What is a freelance worker?
Individuals can choose to become freelancers for a variety of reasons. Maybe they work as full-time freelancers, or maybe they’re just trying to earn some extra cash on the side. Maybe they’re stay-at-home parents looking to earn some additional income to support a family. Maybe they’re in-between jobs. No matter the reason, freelance workers can be beneficial for almost any company. And a survey done by the Bureau of Labor Statistics in 2005 reported that independent contractors made up approximately 7.5% of the U.S. labor force.
Types of freelance workers
Independent contractors: The job description of these workers is defined by the U.S. Internal Revenue Service as follows: “A general rule is that you, the payer, have the right to control or direct only the result of the work done by an independent contractor, and not the means and methods of accomplishing the result.” In sum, you pay them to complete a specific job function and they choose how they would like to go about it.
Help Agency Workers: These freelance workers are typically classified as temporary and are paid by a help agency.
On-Call Workers: The BLS defines these freelancers as “workers called to work only as needed, although they can be scheduled to work for several days or weeks in a row.”
Contract Firm-Provided Workers: The BLS defines these individuals as “workers employed by a company that provides them or their services to others under contract and who are usually assigned to only one customer and usually work at the customer’s worksite.”
What do freelance workers do?
Some businesses choose to hire freelance workers to complete projects that don’t necessarily merit the work of a full-time employee. These types of projects may include something long-term, or they may be geared more toward a labor-oriented task. Common types of freelance work include blog writing, web design, computer programming, office administration and consulting.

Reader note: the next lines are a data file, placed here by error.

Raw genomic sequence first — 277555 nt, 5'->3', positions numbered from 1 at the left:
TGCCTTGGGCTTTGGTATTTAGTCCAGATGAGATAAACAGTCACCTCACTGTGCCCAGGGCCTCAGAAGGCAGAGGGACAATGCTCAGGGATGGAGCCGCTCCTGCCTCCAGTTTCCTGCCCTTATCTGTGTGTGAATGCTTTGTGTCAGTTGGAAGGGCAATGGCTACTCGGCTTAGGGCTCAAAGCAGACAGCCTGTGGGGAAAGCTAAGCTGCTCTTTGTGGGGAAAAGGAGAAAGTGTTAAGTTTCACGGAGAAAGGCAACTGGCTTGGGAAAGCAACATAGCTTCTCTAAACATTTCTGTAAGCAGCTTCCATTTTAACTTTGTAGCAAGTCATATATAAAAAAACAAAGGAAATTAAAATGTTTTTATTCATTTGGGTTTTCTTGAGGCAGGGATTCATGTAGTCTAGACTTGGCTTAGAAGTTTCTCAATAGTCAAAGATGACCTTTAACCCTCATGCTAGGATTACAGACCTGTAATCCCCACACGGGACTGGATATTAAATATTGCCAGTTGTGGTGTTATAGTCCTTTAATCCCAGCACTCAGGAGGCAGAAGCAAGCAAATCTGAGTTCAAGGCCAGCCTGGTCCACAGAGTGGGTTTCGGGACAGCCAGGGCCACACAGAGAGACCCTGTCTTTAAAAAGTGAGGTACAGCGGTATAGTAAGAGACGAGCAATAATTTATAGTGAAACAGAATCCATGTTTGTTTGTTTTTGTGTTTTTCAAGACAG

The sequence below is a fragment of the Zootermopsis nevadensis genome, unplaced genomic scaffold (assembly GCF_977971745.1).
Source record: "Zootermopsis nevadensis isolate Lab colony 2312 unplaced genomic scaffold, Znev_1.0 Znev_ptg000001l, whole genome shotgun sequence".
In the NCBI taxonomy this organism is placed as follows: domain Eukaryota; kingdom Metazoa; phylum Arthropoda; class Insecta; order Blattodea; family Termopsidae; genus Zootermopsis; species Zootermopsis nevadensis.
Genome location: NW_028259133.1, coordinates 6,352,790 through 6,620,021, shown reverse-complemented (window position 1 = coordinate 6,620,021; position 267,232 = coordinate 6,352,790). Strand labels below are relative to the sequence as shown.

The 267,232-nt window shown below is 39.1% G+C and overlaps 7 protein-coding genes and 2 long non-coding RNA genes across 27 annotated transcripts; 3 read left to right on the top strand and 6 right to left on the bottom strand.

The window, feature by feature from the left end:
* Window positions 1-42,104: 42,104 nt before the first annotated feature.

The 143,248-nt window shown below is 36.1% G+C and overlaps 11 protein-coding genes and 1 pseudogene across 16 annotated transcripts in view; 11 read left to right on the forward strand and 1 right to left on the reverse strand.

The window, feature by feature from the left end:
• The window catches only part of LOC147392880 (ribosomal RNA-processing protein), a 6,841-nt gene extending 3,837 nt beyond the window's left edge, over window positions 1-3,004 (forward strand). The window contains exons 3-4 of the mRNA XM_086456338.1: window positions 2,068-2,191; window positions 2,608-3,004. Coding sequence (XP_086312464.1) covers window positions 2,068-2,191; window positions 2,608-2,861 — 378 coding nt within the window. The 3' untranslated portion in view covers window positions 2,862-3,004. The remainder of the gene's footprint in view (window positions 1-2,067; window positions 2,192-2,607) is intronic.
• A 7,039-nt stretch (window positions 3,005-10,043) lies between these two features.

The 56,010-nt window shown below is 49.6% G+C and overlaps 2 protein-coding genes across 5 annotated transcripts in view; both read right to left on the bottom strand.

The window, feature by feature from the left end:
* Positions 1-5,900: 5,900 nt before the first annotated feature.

How do you hire a freelance worker?
Before you dive into hiring a freelance worker, you need to be familiar with the field and have a specific idea of the type of person you are looking for. Although you aren’t hiring a full-time employee, you still want to be sure that the job you are requesting is done as you would expect. If you know people who may be in-between jobs, see if they would be interested in doing some freelance work for your company. But, be careful when hiring relatives or close friends as these relationships can cloud your judgment and sometimes hurt your business. If you are not comfortable hiring a person whom you already know, there are many websites that allow companies to post jobs and freelancers to apply for them. Examples of such websites include FreelancerRatings.com, Elance.com and iFreelance.com.
Don’t forget to draw up a contract
Even though this is not a permanent employee, the contract between the freelance worker and company is very valuable. The contract must describe, in specific detail, the job that you are hiring the freelance worker to complete. Also, if this person is providing you with an item of their own creation, be sure to specify who owns the rights to this product upon its completion.